You are the Experts! We want to hear your story
The topic of "experts" has been coming up on Health Central from readers lately and I thought I might take a moment or two to explore this concept. I am going to tell you the truth. No matter what title I have above my name, I am not keen on this label. If you wander over to my profile you will see that I am a published writer, a mom to a child who has extreme symptoms of ADHD and autism, and I have a Master's in Special Education. Since my early twenties when I began my graduate course work in the field of Special Education there hasn't been a day that has gone by that I have not had to think about ADHD in some way. Before I decided to stay home with my boys I also worked with adults who had disabilities and many had ADHD in addition to many other diagnoses.
Despite all of this experience I would never call myself an "expert" because I think it is such an overused term that it basically has lost all meaning. It means different things to different people.
When I began to search for help for my son Max prior to any diagnosis I turned to the experts. My husband and I talked to a geneticist who told us that my son's challenges could best be described as "a murky business." Gee doc, thanks for that. Can you be more vague? The diagnostician who thought my son was on the autism spectrum told us that she knew one boy like Max who went to his prom. I was hoping for a better dream than this for my son's future. We have had an expert tell us that my son was very smart. Had another expert tell me that Max was just lazy. And still another told us that he was mentally retarded.
When my son was an extremely hyperactive four year old we had a psychologist come in to give us guidance. Max was doing things like waking up in the middle of the night and coming into our bedroom to turn off and on our lamp light. The psychologist recommended that we use this behavior to teach him how to better communicate with us. Bleary eyed and highly irritable from lack of sleep, I told the psychologist that we would be dropping off Max to her home in the middle of the night so she could teach him communication skills. Meanwhile we took the light bulb out of the lamp so he couldn't wake us up with a light show.
We have had experts who got into a verbal shouting match in our home of how to best teach Max. We have had experts from the school system who claimed they knew all about my child and what was best for him without ever meeting him. I have had an expert tell me not to worry, that she would be able to "fix" my son. Had yet another one bring me brochures about a farm community for adults with disabilities when Max was not even five.
Now you have to understand that I am an educated mother. I had taught people with multiple diagnoses and learning challenges for years. But all of this meant very little when I became a parent to a child that the "experts" had no idea what to do with. All of a sudden I was treated with disdain and as the "poor mother" who didn't know what was best for her child. Everyone had an opinion, a method, or a way to look at Max which never seemed to quite mesh with reality.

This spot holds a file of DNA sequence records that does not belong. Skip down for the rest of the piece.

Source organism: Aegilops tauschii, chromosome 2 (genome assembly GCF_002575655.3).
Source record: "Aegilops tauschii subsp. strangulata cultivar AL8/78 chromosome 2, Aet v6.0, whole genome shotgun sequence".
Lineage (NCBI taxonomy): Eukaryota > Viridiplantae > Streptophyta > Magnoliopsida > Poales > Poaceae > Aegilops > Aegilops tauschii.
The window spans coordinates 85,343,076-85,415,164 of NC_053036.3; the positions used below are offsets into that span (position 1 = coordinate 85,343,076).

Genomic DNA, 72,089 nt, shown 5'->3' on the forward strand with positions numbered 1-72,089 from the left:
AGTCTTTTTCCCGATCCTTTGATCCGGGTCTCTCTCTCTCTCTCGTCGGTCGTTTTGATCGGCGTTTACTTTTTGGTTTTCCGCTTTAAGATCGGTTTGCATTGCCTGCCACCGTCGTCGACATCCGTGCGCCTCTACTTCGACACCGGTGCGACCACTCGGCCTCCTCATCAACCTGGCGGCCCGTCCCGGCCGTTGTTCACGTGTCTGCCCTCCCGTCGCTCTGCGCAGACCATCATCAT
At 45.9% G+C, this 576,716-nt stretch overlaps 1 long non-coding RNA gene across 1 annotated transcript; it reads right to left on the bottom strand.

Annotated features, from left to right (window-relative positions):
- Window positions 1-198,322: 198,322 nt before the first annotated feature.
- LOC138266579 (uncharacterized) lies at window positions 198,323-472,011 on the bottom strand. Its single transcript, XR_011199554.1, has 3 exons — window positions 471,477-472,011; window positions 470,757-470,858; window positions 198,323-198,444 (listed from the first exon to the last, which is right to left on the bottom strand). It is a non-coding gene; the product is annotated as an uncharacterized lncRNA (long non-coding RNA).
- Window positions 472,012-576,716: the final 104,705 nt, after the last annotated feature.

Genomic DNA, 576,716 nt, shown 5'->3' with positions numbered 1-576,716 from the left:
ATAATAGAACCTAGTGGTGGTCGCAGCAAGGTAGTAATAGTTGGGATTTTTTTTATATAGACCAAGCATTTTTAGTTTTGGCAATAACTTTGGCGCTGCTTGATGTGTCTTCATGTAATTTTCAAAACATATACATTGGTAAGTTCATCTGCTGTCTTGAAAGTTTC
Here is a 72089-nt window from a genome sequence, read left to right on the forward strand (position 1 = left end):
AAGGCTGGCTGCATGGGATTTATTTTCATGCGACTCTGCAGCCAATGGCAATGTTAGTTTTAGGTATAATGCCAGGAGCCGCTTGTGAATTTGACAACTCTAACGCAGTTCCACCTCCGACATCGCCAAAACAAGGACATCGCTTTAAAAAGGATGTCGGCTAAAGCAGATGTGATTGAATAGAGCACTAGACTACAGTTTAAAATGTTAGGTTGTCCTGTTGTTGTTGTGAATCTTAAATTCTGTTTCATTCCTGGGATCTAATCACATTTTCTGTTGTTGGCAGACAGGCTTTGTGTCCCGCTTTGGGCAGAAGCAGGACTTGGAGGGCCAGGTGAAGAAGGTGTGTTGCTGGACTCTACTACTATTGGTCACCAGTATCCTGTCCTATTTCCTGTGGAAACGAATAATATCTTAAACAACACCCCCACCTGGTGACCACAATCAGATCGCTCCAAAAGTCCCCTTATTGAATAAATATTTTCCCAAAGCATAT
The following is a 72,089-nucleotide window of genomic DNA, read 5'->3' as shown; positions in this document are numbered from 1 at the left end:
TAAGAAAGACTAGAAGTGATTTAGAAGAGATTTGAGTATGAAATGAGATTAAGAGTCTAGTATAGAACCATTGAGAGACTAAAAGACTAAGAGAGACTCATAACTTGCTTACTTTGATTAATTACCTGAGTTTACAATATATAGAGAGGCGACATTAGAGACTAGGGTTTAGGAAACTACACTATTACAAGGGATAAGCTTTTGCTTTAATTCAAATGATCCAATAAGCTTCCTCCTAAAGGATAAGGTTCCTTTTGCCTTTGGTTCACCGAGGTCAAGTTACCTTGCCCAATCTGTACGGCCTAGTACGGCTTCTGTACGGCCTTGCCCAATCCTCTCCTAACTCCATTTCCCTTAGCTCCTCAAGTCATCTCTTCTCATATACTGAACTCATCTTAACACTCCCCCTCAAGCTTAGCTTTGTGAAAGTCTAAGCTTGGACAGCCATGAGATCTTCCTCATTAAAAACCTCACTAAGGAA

If you were to line up ten experts to have them look at your child I am convinced by my own experience, that they all would say vastly different things. An I bit jaded? Yes. Do I feel there is merit in talking with "experts"? Yes. But you have to take what they say with a grain of salt. They are not living with your child. They don't know him or her like you do.
Who did I end up getting the best advice and suggestions from? I have to say...other parents. I had gotten answers from everything from how to toilet train my son to how to write an effective letter to gain the best services. I got tired of hearing from "experts" who had no experience living with a child like my Max. So this is the expertise that I am more excited about giving to you. I have professional credentials yes. But more importantly I am a mom who has been through the system, has fought for services, gets the looks from people in public who don't understand my child, has dealt with extreme behaviors, and who teaches, loves, and lives with a child that some of the experts wanted to give up on.
This is why I think such an on-line community such as this is absolutely invaluable. We can help each other. You are the expert of your own experience. You know your child. You have experiences to share with others which can help. If you are an adult with ADHD you can share those experiences with parents who have children with this diagnosis as well as other adults who face similar challenges as you do.
My dream is to have this site be a vibrant and interactive community of members helping members. Let's make that happen. Tell us your story about how you cope with your ADHD. If you are a parent tell us which methods and strategies work best to help your child. In sharing your story you are helping others who need support. YOU are our true experts. We want to hear from you.